Jason Kenny hits gold in Keirin to seal successful weekend for GB

Jason Kenny picked up Great Britain's third gold of the European Elite Track cycling Championships as the competition concluded in Poland yesterday.

Kenny led team-mate Matt Crampton in a one-two in the men's Keirin at the BGZ Arena in Pruszkow, following on from successes on Friday in the men's and women's team pursuits.

Kenny, who won team sprint and sprint bronze, and Crampton's medals, took Britain's total to seven as world champion Ed Clancy and Laura Trott, the world junior champion, were fourth in the omnium events.

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Victoria Pendleton was fifth in the women's Keirin as Jess Varnish crashed out in the minor final. Pendleton and Varnish won team sprint silver on day one. Both Britons made it through to the men's Keirin final unbeaten and Crampton made the early acceleration in the decider.

Kenny, though, went with his team-mate and overtook in the final straight to claim gold. Adam Ptacnik of the Czech Republic took bronze.

The corresponding women's race saw Pendleton squeezed out of contention as Belarus' Olga Panarina triumphed.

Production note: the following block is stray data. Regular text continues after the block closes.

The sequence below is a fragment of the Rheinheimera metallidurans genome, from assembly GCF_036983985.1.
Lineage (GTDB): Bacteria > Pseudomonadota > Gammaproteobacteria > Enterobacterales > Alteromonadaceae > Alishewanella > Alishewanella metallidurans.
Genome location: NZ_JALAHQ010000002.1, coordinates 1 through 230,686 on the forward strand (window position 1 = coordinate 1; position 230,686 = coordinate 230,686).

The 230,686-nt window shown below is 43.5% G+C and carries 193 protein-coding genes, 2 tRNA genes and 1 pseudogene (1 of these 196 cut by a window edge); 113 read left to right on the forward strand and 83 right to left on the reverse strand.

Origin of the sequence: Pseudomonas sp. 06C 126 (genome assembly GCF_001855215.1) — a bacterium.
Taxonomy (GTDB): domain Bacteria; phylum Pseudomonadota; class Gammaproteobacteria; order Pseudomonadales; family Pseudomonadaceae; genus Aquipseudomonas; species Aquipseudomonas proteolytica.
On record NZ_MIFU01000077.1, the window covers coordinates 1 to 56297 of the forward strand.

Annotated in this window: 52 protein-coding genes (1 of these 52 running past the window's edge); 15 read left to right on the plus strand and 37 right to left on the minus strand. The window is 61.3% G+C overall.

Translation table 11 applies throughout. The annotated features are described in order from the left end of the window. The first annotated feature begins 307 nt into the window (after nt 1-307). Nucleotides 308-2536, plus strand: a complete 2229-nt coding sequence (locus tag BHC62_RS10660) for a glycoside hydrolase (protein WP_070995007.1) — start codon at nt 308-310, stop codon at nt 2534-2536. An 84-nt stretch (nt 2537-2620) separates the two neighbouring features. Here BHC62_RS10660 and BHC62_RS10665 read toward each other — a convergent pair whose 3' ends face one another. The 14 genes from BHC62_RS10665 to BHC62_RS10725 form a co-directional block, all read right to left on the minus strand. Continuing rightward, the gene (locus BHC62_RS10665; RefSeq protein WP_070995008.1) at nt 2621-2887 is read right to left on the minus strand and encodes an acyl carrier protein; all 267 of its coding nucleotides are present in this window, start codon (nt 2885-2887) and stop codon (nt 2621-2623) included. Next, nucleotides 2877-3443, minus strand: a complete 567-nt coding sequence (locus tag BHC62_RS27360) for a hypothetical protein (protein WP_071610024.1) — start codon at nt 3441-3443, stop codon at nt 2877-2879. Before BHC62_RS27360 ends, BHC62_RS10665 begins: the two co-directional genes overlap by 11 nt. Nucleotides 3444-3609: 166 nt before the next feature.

In the men's omnium, Clancy was third in the individual pursuit and scratch race and claimed his second first-placed finish of the six-discipline event in the one-kilometre time-trial.

However, he finished one point outside of the medal placings as Roger Kluge of Germany took gold.

Trott had a strong showing yesterday, placing fourth in the individual pursuit, fourth in the scratch race and third in the final 500m time-trial to finish two points outside a medal as Spain's Leire Olaberria Dorronsoro triumphed.

On Saturday, Sir Chris Hoy was left to rue a "stupid" mistake after making an early exit in the men's sprint. The Scot was beaten by Ireland's Felix English in the last 16 of an event won by Denis Dmitriev of Russia. Kenny was third.

Four-time Olympic champion Hoy, thinking his first knockout round race was won, slowed right down to conserve energy and to avoid humiliating his 18-year-old rival.

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But it proved a huge error of judgment as English caught up and overtook Hoy, who had no time in which to respond.

"When you are up against an opponent who is one second slower, 99 times out of a hundred you know it's going to be straightforward and you don't want to waste energy because there is a lot of racing to come.

"If you smoke it and win by 50m it looks disrespectful," said Hoy.